Fig. 1
Fig. 1

Selection from the study participants: the CAMA study, Mexico 2004–2007. A flow diagram is presented to explain the selection procedures of the participants

Blood measurements

Blood samples were obtained from the participants after they had fasted for at least 8 h. The samples were centrifuged at 3200 rpm at room temperature for 15 min, and the serum was separated and maintained at − 20 °C for 3 weeks and then at − 80 °C until use. Total concentrations of total T3 (TT3), total T4 (TT4), thyroid stimulating hormone (TSH), thyroglobulin (Tg), and thyroid peroxidase (TPO) and thyroglobulin (Tg) antibodies (TgAb) were determined in triplicate using a chemiluminescence assay in a Beckman Coulter UniCel DxI 800 system (Brea, CA, USA) according to the manufacturer’s instructions. The coefficients of intra-assay and inter-assay variation were less than 6% for the hormones TT3, TT4, TSH, and Tg. In addition, at the Children’s Hospital Oakland Research Institute, 106 ancestry information markers were genotyped using multiplex polymerase chain reaction (PCR) and Sequenom’s unique baseline extension methodology (Sequenom Inc., San Diego, CA, USA). The details of these markers have been published elsewhere [43, 44]. The laboratory personnel who performed the measurements were blinded to the condition (case or control) of each participant.

Anthropometric measurements

In order to obtain high-quality body measurements, trained nurses were assessed for intra-observer and inter-observer reliability until consistent and accurate anthropometric measurements were obtained. We used validated and standardized protocols and calibrated instruments according to Lohaman’s recommendations [45]. Weight was measured using a digital scale (Tanita Corporation of America, Inc., Arlington Heights, IL, USA) and recorded to the nearest 0.1 kg. Height was measured using a stadiometer (SECA, Hamburg, Germany) to the nearest millimeter. Waist circumference was measured at the level of the navel with the patient in standing position, and the hip circumference was measured at the most prominent level of the buttocks with the woman in a standing position. The BMI was calculated as the weight (in kilograms) divided by the height (in meters) squared. The waist-to-hip ratio (WHR) was calculated by dividing the waist circumference (in centimeters) by the hip circumference (in centimeters). The cutoff points used to estimate the association for BMI, waist circumference, hip circumference, and WHR were established according to the distribution of control patients into tertiles, while the cases were assigned according to the controls’ cutoff points. Tertiles were used for the anthropometric variables because Mexican women are mostly in the overweight and obesity categories. In addition, the participating women were asked to select the silhouette that best represented their body shape (using six pictograms that represent body shape from very thin to extremely obese) at different stages of their lives (before and immediately after menarche, between 18 and 20 years of age, before their first pregnancy, between 25 and 35 years, and their current body shape at the time of the interview). The correlation between BMI and silhouette has been reported as 0.67 in adult women [46], and in the study population, the correlation was p = 0.69 (p ≤ 0.001). A trajectory analysis based on a group approach was performed as proposed by Nagin [47]; this approach is based on the identification of groups with different individual trajectories in the study population over time and looks for the most homogeneous clusters. To identify the optimal model (number of groups and trajectories), we used the Bayesian information criterion (BIC) [47, 48]. To place enough subjects in each category for the statistical analysis, the body shape silhouettes were combined into categories. At childhood, at adolescence, at age 18–20 years, and at age before first pregnancy, the thin category included the women who selected silhouette 1. Silhouette 2 was included for the median category, and for obesity, the women who selected silhouettes 3, 4, 5, and 6 were included. For body silhouettes of women aged 25–35 years and for their current body silhouette, the thin category included the women who selected silhouette 1 and 2. Silhouette 3 was included for the median category, and for obesity, the women who selected silhouettes 4, 5, and 6 were included [48].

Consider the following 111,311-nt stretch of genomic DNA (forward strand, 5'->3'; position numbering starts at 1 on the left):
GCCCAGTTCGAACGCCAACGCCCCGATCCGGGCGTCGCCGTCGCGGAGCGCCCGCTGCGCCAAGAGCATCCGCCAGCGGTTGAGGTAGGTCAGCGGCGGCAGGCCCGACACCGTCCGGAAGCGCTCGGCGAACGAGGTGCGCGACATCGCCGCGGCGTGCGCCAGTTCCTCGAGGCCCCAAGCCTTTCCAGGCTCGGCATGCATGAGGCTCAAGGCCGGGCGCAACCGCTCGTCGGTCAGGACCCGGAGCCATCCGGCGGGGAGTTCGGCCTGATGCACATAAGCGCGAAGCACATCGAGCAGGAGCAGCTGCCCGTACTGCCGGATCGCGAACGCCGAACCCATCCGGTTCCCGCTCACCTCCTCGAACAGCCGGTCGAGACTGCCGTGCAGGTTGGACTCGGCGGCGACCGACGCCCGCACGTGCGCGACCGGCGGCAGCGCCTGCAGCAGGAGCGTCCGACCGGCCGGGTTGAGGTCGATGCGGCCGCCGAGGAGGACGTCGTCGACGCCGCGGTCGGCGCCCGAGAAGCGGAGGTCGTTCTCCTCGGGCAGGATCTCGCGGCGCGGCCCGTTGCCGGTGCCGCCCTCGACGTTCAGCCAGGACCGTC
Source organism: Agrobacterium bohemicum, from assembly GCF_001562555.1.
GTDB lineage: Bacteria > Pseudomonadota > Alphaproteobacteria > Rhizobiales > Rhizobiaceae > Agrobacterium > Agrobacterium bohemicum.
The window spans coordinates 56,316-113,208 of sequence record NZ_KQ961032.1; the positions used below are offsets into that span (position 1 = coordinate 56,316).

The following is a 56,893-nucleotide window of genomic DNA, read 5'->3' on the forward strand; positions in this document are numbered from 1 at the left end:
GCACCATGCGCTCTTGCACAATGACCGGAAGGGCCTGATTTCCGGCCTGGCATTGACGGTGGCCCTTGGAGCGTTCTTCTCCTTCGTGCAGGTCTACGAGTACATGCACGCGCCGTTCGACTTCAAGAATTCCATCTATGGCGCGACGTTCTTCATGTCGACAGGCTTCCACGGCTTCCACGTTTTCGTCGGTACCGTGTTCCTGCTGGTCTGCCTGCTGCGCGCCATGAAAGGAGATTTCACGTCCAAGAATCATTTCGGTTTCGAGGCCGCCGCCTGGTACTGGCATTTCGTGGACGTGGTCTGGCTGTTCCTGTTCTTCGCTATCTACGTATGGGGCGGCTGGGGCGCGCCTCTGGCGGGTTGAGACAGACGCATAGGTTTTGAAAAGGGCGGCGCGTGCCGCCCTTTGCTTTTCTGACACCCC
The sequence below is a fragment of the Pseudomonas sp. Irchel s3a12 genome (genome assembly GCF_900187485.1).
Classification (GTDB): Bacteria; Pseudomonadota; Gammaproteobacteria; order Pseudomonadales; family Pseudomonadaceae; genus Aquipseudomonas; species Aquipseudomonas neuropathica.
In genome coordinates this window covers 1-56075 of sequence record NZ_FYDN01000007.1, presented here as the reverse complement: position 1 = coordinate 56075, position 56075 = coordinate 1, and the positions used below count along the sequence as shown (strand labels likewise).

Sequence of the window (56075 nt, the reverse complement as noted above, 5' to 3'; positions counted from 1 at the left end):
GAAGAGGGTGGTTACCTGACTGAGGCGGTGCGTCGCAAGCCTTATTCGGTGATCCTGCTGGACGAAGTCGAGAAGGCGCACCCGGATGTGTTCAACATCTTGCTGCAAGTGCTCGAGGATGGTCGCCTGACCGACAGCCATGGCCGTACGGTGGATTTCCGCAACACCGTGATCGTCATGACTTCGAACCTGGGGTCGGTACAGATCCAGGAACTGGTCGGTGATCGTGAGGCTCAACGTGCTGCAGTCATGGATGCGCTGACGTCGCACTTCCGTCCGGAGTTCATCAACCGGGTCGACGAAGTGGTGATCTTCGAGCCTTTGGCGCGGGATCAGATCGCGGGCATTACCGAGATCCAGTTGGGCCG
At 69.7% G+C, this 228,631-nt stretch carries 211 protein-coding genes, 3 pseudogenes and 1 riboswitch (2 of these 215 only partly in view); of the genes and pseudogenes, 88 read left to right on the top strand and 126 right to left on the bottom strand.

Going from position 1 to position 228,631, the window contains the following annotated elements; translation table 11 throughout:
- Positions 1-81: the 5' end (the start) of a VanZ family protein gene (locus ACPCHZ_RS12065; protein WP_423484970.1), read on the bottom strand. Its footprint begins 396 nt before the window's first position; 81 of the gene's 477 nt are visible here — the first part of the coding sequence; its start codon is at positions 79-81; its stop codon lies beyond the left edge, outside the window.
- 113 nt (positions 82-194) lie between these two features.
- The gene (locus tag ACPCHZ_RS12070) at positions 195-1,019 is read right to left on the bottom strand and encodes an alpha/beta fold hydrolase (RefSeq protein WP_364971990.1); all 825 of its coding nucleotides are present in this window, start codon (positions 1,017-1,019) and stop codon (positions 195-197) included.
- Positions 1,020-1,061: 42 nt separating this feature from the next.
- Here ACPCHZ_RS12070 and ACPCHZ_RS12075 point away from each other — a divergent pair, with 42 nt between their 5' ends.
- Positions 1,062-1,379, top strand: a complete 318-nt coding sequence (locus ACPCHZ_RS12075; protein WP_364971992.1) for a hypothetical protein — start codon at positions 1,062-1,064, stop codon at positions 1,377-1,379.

Diet

A semi-quantitative Food Frequency Questionnaire (FFQ) adapted from Willett [49] to the Mexican population and validated in Mexico City [49, 50] was used for the present study. To measure caloric consumption, participants were asked to report frequency of consumption of a typical serving of 104 items in the past year, and responses were converted to average daily consumption. To calculate intakes, we used the nutrient database developed by the National Institute of Nutrition in Mexico [51] and, when necessary, the US Department of Agriculture food composition tables [52].